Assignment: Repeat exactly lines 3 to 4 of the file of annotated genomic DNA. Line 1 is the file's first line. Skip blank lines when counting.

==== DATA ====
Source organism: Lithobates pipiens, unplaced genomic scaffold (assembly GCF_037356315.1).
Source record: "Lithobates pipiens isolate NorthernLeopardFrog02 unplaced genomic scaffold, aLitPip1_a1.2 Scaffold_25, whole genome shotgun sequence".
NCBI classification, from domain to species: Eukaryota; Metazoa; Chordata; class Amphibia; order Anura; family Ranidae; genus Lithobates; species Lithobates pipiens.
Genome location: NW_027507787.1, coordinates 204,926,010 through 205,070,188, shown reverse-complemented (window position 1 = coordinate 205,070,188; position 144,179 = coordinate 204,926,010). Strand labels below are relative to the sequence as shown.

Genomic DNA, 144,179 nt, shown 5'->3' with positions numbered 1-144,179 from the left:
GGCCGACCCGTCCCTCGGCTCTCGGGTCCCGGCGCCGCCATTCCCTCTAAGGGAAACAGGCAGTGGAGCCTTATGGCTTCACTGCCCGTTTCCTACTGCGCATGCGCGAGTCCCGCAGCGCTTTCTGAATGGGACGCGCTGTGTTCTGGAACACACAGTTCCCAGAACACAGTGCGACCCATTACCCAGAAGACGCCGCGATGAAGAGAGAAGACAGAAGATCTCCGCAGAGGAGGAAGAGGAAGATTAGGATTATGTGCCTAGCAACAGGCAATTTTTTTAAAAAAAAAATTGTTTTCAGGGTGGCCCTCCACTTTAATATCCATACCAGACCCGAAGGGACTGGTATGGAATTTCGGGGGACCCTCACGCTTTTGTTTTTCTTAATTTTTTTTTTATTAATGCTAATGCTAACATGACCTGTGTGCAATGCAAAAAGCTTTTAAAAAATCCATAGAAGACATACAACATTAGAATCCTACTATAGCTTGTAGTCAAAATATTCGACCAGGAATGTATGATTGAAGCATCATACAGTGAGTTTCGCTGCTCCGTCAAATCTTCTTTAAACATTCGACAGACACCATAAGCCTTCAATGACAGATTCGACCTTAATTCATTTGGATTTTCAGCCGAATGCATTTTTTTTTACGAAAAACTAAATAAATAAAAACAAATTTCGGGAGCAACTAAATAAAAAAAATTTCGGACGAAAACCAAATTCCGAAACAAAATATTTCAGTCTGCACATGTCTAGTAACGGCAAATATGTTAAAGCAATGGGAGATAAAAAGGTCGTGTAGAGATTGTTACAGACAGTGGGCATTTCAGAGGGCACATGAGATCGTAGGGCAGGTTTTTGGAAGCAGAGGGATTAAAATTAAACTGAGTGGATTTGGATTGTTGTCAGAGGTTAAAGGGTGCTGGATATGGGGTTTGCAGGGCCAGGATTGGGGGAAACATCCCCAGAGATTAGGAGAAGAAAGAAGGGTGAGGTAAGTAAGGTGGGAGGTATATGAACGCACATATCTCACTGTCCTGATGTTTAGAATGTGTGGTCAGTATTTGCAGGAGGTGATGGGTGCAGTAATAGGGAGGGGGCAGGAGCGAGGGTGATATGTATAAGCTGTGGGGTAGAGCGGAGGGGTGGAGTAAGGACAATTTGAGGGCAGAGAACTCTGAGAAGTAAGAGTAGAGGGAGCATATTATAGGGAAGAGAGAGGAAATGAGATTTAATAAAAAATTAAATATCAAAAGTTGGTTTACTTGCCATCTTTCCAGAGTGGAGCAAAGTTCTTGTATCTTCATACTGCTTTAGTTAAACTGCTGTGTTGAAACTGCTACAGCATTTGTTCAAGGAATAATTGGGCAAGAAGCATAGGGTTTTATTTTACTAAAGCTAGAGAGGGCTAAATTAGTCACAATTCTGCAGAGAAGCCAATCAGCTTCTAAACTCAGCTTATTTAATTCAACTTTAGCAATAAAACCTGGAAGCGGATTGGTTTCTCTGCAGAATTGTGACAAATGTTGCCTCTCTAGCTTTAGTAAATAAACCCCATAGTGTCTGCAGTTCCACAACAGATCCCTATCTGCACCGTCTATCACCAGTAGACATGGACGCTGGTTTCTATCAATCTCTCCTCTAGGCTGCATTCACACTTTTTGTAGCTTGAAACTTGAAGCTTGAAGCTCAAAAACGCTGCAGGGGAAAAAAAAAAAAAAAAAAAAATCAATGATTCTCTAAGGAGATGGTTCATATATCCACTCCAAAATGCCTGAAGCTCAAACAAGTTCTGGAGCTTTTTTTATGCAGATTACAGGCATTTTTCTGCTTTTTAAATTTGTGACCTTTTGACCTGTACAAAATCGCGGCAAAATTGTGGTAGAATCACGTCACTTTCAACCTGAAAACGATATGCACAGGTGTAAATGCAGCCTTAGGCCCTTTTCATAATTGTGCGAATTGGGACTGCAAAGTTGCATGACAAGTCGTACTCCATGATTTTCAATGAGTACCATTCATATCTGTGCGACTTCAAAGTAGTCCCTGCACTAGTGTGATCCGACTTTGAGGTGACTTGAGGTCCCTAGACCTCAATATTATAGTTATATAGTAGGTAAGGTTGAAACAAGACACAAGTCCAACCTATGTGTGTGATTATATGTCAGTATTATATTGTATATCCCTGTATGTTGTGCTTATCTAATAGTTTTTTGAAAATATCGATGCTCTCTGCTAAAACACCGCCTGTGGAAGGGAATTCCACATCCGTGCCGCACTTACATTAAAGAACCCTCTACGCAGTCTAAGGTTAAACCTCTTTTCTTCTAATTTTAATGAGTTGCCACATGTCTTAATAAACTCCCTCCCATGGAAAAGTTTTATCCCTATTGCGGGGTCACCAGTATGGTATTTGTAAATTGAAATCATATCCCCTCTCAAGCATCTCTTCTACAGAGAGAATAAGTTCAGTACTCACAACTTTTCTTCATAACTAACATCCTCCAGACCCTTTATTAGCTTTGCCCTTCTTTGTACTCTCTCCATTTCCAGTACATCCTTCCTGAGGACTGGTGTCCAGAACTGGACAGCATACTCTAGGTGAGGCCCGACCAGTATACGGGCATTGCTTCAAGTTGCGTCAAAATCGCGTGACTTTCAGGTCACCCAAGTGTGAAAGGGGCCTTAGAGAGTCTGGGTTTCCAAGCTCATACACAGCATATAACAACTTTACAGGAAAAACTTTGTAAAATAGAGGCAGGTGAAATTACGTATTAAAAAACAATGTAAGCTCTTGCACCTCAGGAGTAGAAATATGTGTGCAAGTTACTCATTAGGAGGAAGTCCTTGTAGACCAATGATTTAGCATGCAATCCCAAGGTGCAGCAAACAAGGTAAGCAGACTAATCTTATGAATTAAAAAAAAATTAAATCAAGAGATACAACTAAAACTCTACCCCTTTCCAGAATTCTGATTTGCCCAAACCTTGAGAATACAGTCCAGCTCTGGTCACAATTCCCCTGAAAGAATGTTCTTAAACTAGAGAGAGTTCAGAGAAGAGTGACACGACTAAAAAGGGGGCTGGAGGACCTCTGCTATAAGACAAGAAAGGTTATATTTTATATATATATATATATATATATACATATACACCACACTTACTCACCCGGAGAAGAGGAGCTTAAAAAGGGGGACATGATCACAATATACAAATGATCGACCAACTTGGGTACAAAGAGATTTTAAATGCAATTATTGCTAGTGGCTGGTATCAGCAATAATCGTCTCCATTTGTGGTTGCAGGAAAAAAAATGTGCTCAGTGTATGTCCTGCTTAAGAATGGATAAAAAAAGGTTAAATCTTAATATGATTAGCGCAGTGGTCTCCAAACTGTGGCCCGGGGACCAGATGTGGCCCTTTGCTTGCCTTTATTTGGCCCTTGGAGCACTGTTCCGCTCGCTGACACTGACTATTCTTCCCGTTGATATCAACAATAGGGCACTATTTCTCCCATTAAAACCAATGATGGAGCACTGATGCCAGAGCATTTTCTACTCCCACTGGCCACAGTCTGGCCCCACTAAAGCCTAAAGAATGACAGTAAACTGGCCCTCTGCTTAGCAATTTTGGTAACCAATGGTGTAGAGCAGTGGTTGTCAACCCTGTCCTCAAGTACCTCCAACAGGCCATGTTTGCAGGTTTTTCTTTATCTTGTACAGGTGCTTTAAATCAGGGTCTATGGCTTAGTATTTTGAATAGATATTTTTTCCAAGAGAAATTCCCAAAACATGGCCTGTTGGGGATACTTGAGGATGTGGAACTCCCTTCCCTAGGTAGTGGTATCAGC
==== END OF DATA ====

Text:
NCBI classification, from domain to species: Eukaryota; Metazoa; Chordata; class Amphibia; order Anura; family Ranidae; genus Lithobates; species Lithobates pipiens.
Genome location: NW_027507787.1, coordinates 204,926,010 through 205,070,188, shown reverse-complemented (window position 1 = coordinate 205,070,188; position 144,179 = coordinate 204,926,010). Strand labels below are relative to the sequence as shown.